Movie Review — A fine rescue edit, “The Current War: Director’s Cut”

current1“The Current War” is a flawed period piece that was caught up in the meltdown of The Weinstein Co. and the grotesqueries of its founder, Harvey Weinstein, who often did to movies what he allegedly did to many women within his reach.

An all-star cast, a splendid story and top drawer production values were doomed to disappear after a disappointing debut at the 2017 Toronto Film Festival.

But Alfonso Gomez-Rejon’s (“Me and Earl and the Dying Girl”) orphaned film has been rescued (by Martin Scorsese) with a sparkling, at times dazzling re-edit, and its Gilded Age glories can be wholly appreciated in “The Current War: Director’s Cut.” 

Benedict Cumberbatch is the mercurial pop culture icon-as-inventor Thomas Alva Edison, the “Wizard of Menlo Park,” the latest genius on his “Sherlock/Imitation Game” resume. Michael Shannon is the pragmatic but (in this version) principled industrialist George Westinghouse and Nicholas Hoult is the arrogant but brilliant immigrant-dreamer Nikola Tesla in this lively recounting of how the world became electrified.

It’s about the late 19th century struggle to illuminate America. Which current would light up Mr. Edison’s (or Mr. Westinghouse’s imitation) light bulbs, DC — championed by Edison — or AC, the horse Westinghouse backed?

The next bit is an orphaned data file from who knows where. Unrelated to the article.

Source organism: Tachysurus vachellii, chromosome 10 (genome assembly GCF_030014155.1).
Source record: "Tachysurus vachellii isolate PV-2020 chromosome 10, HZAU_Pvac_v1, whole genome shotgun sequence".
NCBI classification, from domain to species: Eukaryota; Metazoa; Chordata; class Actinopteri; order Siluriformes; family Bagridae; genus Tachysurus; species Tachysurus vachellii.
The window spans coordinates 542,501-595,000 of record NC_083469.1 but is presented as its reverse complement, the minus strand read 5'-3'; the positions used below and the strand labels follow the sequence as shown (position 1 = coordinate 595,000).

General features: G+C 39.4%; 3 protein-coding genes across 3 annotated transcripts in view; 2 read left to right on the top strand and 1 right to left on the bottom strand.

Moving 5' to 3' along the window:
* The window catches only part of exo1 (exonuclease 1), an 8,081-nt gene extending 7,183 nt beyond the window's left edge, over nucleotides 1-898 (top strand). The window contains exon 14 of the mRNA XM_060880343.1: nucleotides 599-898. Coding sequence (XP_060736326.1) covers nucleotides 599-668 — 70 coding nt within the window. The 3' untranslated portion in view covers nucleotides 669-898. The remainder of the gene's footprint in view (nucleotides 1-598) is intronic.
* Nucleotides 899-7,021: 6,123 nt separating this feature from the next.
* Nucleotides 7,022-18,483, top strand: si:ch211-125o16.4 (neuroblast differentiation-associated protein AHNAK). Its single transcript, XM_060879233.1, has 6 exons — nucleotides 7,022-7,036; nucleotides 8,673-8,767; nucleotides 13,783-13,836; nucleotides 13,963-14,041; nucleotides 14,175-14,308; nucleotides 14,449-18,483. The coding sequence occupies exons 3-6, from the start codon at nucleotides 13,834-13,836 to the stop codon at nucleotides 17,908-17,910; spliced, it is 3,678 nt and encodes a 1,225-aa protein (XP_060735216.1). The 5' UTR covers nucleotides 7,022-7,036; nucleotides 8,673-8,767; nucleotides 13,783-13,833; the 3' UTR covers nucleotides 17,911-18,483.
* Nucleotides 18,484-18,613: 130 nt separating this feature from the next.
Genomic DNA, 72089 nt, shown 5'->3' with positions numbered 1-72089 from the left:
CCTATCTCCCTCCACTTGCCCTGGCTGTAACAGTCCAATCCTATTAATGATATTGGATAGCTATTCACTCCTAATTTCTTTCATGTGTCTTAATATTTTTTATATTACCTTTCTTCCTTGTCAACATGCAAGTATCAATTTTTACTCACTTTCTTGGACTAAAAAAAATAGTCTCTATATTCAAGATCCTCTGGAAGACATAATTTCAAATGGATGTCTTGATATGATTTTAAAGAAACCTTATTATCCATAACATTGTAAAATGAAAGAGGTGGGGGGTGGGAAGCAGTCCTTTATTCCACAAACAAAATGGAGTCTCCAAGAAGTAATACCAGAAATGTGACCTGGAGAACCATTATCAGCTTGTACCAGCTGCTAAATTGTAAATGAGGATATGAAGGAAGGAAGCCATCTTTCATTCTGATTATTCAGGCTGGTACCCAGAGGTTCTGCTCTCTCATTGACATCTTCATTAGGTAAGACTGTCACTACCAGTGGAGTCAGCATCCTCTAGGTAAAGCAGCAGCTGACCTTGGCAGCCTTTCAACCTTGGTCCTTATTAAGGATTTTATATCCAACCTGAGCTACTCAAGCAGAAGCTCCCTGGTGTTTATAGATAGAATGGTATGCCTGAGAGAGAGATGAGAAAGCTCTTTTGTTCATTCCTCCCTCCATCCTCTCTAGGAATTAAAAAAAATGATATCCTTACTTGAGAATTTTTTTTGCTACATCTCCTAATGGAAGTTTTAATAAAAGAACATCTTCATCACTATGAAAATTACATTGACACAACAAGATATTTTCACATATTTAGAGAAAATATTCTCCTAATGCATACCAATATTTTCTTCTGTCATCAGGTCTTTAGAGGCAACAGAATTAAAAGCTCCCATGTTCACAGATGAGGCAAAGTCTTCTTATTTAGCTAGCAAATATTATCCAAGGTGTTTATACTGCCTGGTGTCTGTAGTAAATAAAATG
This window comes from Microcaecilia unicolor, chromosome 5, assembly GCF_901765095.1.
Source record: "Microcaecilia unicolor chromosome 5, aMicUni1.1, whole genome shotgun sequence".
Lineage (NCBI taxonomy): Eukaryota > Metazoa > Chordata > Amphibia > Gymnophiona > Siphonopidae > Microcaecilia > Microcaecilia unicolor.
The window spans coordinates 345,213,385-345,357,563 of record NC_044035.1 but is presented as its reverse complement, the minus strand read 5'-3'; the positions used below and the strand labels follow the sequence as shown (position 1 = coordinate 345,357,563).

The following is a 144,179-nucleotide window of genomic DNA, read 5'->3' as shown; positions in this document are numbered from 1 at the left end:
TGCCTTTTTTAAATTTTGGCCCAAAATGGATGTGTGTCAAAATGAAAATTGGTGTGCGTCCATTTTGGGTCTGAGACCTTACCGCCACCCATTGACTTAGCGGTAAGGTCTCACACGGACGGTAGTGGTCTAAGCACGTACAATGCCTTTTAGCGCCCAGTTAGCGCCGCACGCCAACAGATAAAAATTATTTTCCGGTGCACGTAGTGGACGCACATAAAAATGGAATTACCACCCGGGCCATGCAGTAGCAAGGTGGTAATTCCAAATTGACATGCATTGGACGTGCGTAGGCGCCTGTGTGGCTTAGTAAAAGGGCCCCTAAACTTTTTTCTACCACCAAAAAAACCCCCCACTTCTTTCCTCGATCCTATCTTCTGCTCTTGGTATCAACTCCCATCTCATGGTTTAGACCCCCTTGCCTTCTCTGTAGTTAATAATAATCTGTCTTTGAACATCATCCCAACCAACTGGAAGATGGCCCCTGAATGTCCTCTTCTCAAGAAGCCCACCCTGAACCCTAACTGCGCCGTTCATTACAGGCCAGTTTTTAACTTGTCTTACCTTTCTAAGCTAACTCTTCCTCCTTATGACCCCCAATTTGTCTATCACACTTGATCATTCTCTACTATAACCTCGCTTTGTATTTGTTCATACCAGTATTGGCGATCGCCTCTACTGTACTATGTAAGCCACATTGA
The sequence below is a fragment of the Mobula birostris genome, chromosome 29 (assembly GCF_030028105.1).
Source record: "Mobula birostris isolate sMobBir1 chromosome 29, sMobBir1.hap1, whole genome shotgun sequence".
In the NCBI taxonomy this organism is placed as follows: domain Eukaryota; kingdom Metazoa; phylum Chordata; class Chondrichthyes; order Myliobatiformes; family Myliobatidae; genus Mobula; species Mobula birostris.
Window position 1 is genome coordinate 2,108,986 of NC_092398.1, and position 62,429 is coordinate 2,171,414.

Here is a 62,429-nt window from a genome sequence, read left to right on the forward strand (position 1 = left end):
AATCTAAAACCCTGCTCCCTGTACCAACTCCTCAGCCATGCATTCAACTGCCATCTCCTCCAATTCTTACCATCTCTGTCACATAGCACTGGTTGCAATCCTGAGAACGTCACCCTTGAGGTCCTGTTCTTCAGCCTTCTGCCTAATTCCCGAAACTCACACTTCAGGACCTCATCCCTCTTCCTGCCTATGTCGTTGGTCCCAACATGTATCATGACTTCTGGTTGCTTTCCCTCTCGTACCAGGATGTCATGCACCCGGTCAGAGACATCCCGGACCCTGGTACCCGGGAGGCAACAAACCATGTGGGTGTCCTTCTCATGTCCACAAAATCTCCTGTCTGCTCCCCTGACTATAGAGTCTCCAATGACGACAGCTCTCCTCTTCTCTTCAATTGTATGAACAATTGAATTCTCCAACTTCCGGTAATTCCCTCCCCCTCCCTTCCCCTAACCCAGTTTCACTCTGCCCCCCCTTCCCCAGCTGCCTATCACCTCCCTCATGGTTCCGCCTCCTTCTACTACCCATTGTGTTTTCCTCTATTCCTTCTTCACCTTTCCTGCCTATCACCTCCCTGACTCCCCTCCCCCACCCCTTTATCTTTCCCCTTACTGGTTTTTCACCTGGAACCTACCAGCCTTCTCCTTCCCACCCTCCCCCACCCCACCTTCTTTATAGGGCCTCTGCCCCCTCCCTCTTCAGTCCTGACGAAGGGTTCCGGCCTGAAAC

Which company and its genius backer, once this rivalry had been wholly joined, would illuminate the Columbian Exposition, the 1893 Chicago World’s Fair? And whose system would power the electric motors that would soon run the world, the appliances that would make “convenience” available to the masses?

A dazzling opening act of shadows, candlelit glows, sumptuous robber baron interiors and crackling dialogue sets all this up. Edison here is a flamboyant showman, stunning investors with his greatest invention, demonstrated on an open field on a snowy night near Menlo Park, New Jersey.

“I hope you brought your checkbooks.”

He boldly strong-arms mega-banker J.P. Morgan (Matthew McFadyen) after first warning his children about the infamous capitalist’s appearance. That…nose.

“It’s like someone took a hammer and smashed it into his face!”